Ukrainian President Volodymyr Zelenskyy has again called for direct talks with his Russian counterpart Vladimir Putin, saying he is ready for a compromise to end the nearly one-month war that has triggered an unprecedented refugee crisis and left major Ukrainian cities devastated.
Zelenskyy said on Monday that the status of contested territories in the country’s east could be up for debate and that Kyiv was willing to shelve its NATO ambition in exchange for the withdrawal of Russian forces.
“At the first meeting with the president of Russia, I am ready to raise these issues,” he said late on Monday in an interview with Ukrainian television channels.
“It’s a compromise for everyone: for the West, which doesn’t know what to do with us with regard to NATO, for Ukraine, which wants security guarantees, and for Russia, which doesn’t want further NATO expansion,” he added.
Ready for a referendum
He told local media that he was ready to meet Putin “in any format” to discuss ending the war, but added that any deal would have to go through a referendum.
Russia occupied the Crimean peninsula in 2014 and recognised the eastern Ukrainian breakaway regions of Donetsk and Luhansk, days before launching the invasion on February 24.
Although Zelenskyy signalled that he was willing to talk about the status of the three areas, he has staunchly insisted all three were part of Ukraine and that his country would not surrender.
He repeated his assertion that Ukraine “already understood” it could not join NATO but he added that his countrymen would not simply “hand over” the capital, the eastern city of Kharkiv, or the heavily bombarded and besieged southern port of Mariupol.
“Ukraine cannot fulfil Russian ultimatums,” he said. “We should be destroyed first.”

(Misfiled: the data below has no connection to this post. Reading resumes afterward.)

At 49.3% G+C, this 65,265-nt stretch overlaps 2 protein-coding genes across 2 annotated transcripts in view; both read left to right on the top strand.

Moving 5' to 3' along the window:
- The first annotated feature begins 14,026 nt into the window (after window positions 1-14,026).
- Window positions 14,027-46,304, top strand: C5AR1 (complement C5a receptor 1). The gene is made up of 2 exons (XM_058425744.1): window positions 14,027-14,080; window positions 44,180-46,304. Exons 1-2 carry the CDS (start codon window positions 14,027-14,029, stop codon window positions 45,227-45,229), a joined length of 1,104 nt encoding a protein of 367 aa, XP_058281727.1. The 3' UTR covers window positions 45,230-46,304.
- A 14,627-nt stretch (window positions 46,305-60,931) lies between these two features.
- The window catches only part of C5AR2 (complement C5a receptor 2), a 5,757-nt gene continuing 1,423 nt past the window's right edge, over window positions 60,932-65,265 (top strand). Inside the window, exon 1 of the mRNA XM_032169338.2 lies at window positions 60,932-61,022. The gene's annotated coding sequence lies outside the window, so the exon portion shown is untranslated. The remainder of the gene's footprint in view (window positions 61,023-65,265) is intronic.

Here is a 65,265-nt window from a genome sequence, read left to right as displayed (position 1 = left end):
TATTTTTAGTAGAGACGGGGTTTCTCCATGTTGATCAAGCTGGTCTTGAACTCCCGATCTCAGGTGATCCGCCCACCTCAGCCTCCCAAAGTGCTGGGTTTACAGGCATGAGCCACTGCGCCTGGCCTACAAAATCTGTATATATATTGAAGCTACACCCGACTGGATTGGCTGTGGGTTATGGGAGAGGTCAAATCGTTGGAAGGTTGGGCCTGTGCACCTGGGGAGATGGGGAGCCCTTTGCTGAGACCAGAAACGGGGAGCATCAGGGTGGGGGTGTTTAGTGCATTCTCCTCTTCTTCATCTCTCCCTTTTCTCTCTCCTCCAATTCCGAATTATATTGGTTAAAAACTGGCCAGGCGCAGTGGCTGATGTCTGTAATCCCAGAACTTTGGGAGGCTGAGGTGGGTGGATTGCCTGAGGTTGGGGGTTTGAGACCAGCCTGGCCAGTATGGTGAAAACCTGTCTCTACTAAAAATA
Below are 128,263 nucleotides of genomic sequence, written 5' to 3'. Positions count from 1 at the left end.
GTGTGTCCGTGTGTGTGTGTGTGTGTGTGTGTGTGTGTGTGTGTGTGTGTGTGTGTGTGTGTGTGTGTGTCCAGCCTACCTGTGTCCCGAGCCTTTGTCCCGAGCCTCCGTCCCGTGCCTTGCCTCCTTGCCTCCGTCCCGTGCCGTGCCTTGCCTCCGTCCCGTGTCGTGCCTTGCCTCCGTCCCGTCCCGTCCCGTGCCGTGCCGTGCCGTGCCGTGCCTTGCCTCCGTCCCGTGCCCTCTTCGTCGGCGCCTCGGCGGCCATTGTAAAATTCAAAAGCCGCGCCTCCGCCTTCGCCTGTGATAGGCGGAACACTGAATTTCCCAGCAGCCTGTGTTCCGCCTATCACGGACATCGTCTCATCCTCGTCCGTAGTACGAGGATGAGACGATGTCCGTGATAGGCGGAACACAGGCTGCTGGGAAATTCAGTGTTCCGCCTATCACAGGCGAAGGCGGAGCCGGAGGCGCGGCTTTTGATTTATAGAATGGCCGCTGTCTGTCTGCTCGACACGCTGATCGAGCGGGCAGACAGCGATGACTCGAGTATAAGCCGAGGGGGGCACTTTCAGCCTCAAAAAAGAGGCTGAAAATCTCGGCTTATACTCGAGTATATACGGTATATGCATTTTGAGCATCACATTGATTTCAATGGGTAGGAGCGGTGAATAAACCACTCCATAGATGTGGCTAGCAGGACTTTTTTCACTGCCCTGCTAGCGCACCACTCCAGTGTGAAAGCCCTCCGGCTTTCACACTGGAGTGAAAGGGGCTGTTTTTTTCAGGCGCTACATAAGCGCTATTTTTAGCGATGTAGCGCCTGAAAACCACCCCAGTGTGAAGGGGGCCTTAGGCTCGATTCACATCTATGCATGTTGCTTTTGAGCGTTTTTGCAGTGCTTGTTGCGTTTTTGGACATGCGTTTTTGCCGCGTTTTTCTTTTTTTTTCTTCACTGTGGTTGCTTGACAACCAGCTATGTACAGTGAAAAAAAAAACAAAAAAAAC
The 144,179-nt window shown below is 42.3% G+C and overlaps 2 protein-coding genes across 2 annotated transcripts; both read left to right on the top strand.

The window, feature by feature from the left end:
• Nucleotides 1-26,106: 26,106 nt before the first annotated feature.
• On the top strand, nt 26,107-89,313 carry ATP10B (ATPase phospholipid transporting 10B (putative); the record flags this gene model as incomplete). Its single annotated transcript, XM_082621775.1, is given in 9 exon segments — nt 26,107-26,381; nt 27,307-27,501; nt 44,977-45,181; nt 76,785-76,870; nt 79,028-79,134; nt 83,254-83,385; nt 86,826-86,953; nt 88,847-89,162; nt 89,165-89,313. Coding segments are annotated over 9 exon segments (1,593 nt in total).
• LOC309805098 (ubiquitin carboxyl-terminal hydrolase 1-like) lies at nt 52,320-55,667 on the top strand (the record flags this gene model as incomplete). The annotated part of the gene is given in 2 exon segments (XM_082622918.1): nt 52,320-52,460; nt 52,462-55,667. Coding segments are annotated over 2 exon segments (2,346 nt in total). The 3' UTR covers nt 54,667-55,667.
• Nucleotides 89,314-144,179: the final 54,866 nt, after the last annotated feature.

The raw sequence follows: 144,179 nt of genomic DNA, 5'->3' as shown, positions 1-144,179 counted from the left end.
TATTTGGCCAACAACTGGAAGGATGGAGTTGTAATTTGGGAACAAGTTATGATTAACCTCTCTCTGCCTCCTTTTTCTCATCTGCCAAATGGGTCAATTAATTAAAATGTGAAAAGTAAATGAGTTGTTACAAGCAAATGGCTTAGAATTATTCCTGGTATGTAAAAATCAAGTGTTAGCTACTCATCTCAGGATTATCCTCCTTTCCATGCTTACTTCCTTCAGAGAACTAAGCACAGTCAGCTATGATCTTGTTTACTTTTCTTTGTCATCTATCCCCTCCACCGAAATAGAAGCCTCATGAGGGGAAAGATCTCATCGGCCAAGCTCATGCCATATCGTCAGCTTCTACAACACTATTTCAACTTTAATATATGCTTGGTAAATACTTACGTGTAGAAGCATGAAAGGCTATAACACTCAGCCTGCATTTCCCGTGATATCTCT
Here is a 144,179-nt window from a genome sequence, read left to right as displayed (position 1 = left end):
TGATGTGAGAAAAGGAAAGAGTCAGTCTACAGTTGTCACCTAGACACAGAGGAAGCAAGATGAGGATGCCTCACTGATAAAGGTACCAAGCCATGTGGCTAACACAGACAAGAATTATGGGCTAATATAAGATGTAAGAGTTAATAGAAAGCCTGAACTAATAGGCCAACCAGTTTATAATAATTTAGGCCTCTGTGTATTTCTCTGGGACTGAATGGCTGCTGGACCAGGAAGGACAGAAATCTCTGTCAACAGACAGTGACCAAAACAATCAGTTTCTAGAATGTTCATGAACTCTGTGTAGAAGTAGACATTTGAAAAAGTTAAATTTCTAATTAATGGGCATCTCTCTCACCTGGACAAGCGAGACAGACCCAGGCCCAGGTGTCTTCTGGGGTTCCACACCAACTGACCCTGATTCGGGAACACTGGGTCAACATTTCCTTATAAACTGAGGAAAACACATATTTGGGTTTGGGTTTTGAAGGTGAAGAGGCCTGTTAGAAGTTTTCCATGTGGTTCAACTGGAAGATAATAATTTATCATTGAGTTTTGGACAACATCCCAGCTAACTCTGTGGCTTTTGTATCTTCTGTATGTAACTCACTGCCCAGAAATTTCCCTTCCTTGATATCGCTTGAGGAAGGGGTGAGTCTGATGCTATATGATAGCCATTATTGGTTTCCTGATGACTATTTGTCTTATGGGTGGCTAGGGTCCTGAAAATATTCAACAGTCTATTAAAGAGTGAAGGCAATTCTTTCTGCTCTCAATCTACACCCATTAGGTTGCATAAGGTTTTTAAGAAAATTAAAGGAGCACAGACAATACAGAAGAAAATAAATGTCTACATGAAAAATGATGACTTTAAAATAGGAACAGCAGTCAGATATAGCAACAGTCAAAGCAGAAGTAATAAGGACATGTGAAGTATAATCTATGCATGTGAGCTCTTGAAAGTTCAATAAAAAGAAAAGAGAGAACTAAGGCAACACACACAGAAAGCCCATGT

‘Under existential threat’
Sonia Mycak, a Ukraine expert at the Australian National University said the promise of a popular vote likely dooms any suggestion of Kyiv ceding territory.
“The vast majority, like 80 percent, of Ukrainians are saying that they do not want to relinquish” those territories, Mycak said, citing two recent public opinion polls.
“I think it would be rejected by the population, I really do. Very high numbers of Ukrainians are saying ‘we should not stop fighting’,” she added.
“Ukrainians see themselves as under existential threat. It’s not just the loss of territory, it’s the fact that they would have to live as Russians, there would be heavy Russification, there would be autocratic control.”
A month of talks between Ukrainian and Russian officials have so far failed to stop or even slow a war that has forced 3.5 million Ukrainians to leave the country.
But with Russia’s much larger military seemingly unable to occupy the entire country or topple Zelenskyy’s ever more popular government, the Ukrainian leader said the war was inevitably going to end at the negotiating table.
“It is impossible not to have a solution. By destroying us, he is definitely destroying himself,” Zelenskyy said of Putin.
“I do not want us to go down in history as heroes and as a nation that does not exist … And if they destroy themselves, they won’t even have any heroism left.”
On the ground, there was no let-up in the violence, with Kyiv under a new 35-hour curfew after Russian strikes reduced a Kyiv shopping mall to rubble, and the Pentagon saying Moscow was stepping up air and sea operations.
President Joe Biden, meanwhile, warned that Putin was considering using chemical and biological weapons in Ukraine as he held talks with European leaders on what he called Moscow’s increasingly “brutal tactics”.
Moscow has stepped up its military activity, flying 300 sorties in the past 24 hours, in a “desperate” bid to turn the tide against the Ukrainian resistance, a senior United States defence official said.
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